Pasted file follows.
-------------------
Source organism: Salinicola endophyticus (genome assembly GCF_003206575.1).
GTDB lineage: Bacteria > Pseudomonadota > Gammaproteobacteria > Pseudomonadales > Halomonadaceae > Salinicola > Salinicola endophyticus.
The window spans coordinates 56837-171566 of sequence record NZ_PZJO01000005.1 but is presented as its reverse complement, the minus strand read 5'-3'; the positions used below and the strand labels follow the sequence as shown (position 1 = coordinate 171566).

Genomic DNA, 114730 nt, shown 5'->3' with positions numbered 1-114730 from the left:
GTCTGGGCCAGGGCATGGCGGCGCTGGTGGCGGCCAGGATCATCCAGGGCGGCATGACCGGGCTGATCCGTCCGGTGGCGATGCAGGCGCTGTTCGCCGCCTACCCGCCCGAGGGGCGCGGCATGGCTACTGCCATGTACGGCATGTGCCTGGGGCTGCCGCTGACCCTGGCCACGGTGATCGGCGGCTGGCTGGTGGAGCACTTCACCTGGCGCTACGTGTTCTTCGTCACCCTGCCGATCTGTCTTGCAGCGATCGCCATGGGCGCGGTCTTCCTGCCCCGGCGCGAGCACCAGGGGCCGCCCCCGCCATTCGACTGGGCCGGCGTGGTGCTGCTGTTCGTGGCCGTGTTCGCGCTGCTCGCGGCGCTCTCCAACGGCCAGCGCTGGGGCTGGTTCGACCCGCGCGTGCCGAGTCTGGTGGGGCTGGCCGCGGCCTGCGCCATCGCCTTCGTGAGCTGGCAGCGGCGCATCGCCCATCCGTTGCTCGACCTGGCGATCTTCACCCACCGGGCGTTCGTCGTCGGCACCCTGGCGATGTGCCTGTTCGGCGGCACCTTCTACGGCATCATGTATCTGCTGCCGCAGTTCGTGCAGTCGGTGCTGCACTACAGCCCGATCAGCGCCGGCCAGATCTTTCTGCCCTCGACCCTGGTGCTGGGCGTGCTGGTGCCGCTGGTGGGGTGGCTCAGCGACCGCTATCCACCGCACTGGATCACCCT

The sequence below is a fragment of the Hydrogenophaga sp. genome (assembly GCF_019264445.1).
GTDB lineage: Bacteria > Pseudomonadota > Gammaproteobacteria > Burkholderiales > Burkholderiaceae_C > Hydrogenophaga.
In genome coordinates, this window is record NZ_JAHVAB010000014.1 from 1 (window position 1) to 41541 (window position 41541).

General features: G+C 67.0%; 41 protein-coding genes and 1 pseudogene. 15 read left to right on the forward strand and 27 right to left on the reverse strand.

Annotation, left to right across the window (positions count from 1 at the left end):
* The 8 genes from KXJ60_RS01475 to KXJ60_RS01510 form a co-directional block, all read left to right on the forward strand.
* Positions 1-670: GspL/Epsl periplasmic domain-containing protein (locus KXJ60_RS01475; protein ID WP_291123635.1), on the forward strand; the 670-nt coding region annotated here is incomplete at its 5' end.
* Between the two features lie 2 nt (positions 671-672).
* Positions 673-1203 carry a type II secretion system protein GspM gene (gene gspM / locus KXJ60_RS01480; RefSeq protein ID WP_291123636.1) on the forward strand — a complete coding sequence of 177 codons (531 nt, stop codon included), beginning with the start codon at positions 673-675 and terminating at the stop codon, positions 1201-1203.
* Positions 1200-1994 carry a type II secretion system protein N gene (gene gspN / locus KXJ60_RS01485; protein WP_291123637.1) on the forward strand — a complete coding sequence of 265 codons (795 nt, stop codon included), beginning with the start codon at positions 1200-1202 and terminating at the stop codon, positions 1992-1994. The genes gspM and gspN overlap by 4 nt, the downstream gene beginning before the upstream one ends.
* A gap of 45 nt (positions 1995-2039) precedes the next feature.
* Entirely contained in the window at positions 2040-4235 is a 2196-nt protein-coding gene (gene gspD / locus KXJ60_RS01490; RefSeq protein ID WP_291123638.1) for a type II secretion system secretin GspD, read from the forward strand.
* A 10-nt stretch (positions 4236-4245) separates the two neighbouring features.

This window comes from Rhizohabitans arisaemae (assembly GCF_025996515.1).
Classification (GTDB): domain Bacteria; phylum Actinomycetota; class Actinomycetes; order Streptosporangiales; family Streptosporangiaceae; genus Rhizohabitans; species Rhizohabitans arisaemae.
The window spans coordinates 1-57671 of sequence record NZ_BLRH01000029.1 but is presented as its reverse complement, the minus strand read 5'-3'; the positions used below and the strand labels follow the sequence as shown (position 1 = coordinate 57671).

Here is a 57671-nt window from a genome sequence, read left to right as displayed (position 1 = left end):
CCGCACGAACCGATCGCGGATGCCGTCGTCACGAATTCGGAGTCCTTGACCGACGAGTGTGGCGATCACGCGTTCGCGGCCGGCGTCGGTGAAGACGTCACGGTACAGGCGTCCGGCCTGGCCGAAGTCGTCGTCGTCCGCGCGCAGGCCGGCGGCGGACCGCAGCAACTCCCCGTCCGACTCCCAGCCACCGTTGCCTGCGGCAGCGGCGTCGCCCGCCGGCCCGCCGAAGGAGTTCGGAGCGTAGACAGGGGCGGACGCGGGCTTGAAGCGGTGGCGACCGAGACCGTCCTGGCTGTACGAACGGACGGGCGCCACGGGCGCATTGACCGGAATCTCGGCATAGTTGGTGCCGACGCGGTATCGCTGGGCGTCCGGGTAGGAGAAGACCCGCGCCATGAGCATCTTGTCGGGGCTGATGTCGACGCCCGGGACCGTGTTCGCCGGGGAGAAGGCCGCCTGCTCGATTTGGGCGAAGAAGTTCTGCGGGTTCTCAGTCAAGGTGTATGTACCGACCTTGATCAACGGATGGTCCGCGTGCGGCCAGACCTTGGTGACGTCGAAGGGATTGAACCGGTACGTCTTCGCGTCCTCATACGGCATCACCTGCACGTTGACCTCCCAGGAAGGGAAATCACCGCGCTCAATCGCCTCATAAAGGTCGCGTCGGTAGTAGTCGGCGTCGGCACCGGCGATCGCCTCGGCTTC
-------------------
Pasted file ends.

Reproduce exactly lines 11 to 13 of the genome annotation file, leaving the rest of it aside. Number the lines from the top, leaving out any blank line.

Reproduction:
* The 8 genes from KXJ60_RS01475 to KXJ60_RS01510 form a co-directional block, all read left to right on the forward strand.
* Positions 1-670: GspL/Epsl periplasmic domain-containing protein (locus KXJ60_RS01475; protein ID WP_291123635.1), on the forward strand; the 670-nt coding region annotated here is incomplete at its 5' end.
* Between the two features lie 2 nt (positions 671-672).